5. msr

    msr LE

    Or fewer tasks.
  6. Since when are the military commanders able to say no to the PM? They're able to present alternatives and options, but they can't say no- orders is orders!
  7. I concur. However, there is a wee problem in this line of thought.

    The military is a relatively expensive enterprise to have sitting around doing nothing. The 'brass' recognised a decade or two past that to justify the size of the military budget, the military had to be seen to be busy. Do nothing, sit around idly - and ships, squadrons and battalions will simply be chopped. How can a New Labour government justify the expense of sending squaddies on adventure training to the four corners of the world (and Soltau, Brecon etc) whilst their core supporters of the welfare class demand a new pair of Nike road slappers, a new plasma TV and free broadband access? Nope. The military must be on medium scale or larger operations permanently or they will be cut to an even greater extent than already seen and expected.

    And therein lies the conundrum. Having now spend the best part a decade 'stretched', the precedence has been set. The military can cope with this level of tasks and has proven such. Thus, and reduction in tasks will result in simple orbat cuts.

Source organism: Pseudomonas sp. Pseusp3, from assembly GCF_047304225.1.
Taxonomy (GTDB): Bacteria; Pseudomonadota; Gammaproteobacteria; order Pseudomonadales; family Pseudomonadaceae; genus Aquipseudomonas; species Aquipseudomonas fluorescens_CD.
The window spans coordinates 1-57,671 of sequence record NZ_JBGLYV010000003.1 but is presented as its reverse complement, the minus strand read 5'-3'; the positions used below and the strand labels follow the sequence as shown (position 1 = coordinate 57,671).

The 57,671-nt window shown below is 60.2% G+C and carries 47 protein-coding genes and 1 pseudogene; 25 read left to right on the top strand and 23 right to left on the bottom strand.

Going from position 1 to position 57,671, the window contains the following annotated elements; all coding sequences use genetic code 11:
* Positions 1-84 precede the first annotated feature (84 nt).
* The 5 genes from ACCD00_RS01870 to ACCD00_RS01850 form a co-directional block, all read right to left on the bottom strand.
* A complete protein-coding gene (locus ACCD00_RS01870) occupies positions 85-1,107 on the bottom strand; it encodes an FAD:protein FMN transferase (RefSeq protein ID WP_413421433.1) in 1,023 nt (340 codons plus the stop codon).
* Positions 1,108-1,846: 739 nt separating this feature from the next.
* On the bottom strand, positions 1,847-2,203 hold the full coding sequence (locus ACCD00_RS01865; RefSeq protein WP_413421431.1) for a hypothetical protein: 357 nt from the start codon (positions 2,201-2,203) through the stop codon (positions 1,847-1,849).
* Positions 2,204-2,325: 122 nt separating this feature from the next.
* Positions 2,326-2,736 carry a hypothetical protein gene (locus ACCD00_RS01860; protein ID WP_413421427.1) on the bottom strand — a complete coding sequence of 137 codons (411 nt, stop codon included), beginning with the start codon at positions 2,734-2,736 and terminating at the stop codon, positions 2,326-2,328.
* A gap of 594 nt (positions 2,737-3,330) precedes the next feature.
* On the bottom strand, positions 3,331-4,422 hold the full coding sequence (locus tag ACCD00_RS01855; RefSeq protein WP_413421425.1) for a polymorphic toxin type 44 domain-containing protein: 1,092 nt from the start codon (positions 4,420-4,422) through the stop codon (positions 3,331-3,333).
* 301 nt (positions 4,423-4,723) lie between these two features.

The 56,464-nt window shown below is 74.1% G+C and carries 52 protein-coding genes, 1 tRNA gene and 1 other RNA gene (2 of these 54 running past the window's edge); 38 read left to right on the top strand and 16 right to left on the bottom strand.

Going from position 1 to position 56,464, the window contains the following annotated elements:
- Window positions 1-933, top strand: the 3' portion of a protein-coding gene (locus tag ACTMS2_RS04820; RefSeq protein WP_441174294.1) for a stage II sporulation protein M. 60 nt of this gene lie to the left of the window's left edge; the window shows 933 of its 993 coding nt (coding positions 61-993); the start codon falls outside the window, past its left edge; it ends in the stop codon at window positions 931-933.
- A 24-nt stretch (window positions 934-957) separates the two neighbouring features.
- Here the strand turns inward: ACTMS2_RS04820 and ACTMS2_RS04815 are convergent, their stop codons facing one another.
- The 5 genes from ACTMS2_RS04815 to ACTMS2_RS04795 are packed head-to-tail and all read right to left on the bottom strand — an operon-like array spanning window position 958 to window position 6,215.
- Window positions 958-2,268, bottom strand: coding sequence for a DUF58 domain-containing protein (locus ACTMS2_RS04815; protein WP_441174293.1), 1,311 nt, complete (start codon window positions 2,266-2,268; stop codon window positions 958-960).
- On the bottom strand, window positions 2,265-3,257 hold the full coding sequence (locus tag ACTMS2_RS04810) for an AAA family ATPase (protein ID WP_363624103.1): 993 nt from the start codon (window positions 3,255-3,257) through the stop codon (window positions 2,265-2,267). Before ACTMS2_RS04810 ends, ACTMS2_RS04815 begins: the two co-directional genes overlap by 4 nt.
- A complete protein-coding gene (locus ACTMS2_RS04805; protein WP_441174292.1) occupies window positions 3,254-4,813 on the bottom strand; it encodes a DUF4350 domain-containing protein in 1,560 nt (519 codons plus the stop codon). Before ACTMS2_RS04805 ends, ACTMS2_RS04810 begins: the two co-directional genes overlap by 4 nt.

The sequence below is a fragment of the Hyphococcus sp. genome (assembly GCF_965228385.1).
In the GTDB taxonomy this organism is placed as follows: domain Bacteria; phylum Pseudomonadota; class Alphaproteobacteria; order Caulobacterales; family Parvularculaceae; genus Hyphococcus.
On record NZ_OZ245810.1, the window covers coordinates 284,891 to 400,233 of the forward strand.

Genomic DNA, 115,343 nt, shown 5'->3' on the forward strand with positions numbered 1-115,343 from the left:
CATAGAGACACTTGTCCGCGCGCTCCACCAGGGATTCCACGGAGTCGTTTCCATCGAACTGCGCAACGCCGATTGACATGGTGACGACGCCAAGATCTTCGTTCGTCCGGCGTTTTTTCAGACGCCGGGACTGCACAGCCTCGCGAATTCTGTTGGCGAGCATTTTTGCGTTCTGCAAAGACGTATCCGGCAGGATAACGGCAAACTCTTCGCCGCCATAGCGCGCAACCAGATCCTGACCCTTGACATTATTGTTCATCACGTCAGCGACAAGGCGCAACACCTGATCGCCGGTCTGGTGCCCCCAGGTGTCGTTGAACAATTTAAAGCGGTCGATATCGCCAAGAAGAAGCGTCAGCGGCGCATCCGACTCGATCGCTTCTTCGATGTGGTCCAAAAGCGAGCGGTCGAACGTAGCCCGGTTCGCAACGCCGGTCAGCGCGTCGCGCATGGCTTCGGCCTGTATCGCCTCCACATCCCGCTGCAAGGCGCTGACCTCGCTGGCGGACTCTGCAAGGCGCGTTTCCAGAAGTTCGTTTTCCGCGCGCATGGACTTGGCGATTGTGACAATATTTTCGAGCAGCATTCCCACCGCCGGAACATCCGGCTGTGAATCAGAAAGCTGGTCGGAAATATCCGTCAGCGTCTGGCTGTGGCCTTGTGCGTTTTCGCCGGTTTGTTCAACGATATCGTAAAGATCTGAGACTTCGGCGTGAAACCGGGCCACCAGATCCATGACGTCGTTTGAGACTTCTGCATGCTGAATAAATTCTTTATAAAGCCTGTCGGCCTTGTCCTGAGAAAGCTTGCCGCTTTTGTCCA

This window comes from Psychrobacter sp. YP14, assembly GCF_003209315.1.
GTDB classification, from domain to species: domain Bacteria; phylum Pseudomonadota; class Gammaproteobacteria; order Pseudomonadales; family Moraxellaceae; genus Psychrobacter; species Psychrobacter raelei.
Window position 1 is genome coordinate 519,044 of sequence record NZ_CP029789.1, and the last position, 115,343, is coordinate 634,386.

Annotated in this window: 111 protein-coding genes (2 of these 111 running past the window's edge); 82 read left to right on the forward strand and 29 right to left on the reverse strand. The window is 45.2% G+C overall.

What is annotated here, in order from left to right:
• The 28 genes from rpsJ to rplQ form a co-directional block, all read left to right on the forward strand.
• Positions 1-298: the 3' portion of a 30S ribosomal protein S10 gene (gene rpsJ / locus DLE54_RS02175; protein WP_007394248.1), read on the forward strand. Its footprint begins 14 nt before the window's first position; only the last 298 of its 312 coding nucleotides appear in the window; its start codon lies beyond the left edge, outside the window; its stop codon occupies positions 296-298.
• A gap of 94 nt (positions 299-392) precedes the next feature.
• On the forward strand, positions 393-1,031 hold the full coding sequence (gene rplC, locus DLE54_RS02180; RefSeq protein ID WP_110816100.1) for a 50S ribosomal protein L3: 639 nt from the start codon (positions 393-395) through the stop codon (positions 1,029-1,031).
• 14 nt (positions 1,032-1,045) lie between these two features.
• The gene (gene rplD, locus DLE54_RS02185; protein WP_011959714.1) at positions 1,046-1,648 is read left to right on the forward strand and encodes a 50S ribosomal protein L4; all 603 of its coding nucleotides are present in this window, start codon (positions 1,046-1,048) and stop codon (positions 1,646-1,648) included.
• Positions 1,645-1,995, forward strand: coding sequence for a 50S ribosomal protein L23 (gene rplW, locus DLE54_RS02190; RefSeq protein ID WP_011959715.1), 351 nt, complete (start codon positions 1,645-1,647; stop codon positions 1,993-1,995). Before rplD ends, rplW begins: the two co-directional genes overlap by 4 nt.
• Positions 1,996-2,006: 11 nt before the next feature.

Just to survive, the brass has to work the military to overstretch!
  8. The policy of 'gagging' civil servants (military and other) is one of the gravest ill-liberal consequences of a 'liberal' civil democracy.
  9. I disagree. Every commander, at every level, has a responsibility to make an appreciation of any given situation/ set of orders and act as they see fit. EVERY officer and soldier has a duty to disobey an order under certain circumstances (geneva convention as aprime example etc) or, in the case of a senior officer, resign, if the circumstances or potentential outcomes of following an order are so severe that that is the only honourable course left open.

    The Chiefs of staff were asked to go to war with outdated/ insufficient equipment/ troop numbers knowing that to do so would almost certainly lead to avoidable deaths and injuries. Sometimes that is what is required of us as an army and we pay the price in blood; sometimes the generals have to say "no Sir, not in my name" and they pay the price in lost face and pension rights. It is, in my view, part of the covenant. Nuff said!
  10. I absolutely agree old colt, sadly, I only heard that the can do approach is still prevalent in the RAF, it would appear the boys in blue are tripping over each other in a continuous effort to compete with and look good in front of the Army. Commanders continue to look above them without as much as a glance below them.

    Top Brass do not know how to say know. Dannatt easily came closest to telling the communists running the country where to go. I am looking forward to his comments when he retires, he is a man I will still listen to.